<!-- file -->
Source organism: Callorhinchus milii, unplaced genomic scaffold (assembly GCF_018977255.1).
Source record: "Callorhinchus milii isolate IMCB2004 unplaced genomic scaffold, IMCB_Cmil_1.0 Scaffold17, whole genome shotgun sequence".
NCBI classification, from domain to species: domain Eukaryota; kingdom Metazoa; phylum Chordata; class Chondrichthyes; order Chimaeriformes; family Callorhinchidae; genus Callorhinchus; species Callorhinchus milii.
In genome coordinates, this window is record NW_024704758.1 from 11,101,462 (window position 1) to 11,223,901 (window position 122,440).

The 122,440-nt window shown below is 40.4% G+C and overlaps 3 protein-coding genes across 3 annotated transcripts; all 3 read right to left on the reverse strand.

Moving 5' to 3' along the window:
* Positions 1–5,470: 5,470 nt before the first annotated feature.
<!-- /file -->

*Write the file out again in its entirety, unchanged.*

Source organism: Callorhinchus milii, unplaced genomic scaffold (assembly GCF_018977255.1).
Source record: "Callorhinchus milii isolate IMCB2004 unplaced genomic scaffold, IMCB_Cmil_1.0 Scaffold17, whole genome shotgun sequence".
NCBI classification, from domain to species: domain Eukaryota; kingdom Metazoa; phylum Chordata; class Chondrichthyes; order Chimaeriformes; family Callorhinchidae; genus Callorhinchus; species Callorhinchus milii.
In genome coordinates, this window is record NW_024704758.1 from 11,101,462 (window position 1) to 11,223,901 (window position 122,440).

The 122,440-nt window shown below is 40.4% G+C and overlaps 3 protein-coding genes across 3 annotated transcripts; all 3 read right to left on the reverse strand.

Moving 5' to 3' along the window:
* Positions 1–5,470: 5,470 nt before the first annotated feature.